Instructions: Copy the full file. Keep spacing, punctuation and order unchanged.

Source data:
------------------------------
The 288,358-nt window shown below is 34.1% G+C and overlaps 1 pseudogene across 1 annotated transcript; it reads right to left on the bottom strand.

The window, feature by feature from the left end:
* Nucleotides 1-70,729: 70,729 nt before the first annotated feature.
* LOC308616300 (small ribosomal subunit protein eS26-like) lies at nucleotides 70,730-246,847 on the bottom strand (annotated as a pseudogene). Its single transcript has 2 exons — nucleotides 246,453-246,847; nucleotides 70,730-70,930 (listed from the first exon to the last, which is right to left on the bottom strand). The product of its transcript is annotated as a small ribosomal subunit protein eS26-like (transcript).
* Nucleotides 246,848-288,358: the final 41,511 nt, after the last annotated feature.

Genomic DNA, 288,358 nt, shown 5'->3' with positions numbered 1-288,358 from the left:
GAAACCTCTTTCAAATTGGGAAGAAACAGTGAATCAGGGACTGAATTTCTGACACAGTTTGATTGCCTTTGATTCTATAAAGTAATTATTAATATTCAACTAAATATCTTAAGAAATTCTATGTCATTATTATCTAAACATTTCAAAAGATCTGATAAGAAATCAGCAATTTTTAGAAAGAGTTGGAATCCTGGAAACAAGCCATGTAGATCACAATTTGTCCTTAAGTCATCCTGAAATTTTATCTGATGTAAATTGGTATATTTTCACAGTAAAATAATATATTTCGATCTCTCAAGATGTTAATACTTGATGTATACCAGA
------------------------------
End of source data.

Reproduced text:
The 288,358-nt window shown below is 34.1% G+C and overlaps 1 pseudogene across 1 annotated transcript; it reads right to left on the bottom strand.

The window, feature by feature from the left end:
* Nucleotides 1-70,729: 70,729 nt before the first annotated feature.
* LOC308616300 (small ribosomal subunit protein eS26-like) lies at nucleotides 70,730-246,847 on the bottom strand (annotated as a pseudogene). Its single transcript has 2 exons — nucleotides 246,453-246,847; nucleotides 70,730-70,930 (listed from the first exon to the last, which is right to left on the bottom strand). The product of its transcript is annotated as a small ribosomal subunit protein eS26-like (transcript).
* Nucleotides 246,848-288,358: the final 41,511 nt, after the last annotated feature.

Genomic DNA, 288,358 nt, shown 5'->3' with positions numbered 1-288,358 from the left:
GAAACCTCTTTCAAATTGGGAAGAAACAGTGAATCAGGGACTGAATTTCTGACACAGTTTGATTGCCTTTGATTCTATAAAGTAATTATTAATATTCAACTAAATATCTTAAGAAATTCTATGTCATTATTATCTAAACATTTCAAAAGATCTGATAAGAAATCAGCAATTTTTAGAAAGAGTTGGAATCCTGGAAACAAGCCATGTAGATCACAATTTGTCCTTAAGTCATCCTGAAATTTTATCTGATGTAAATTGGTATATTTTCACAGTAAAATAATATATTTCGATCTCTCAAGATGTTAATACTTGATGTATACCAGA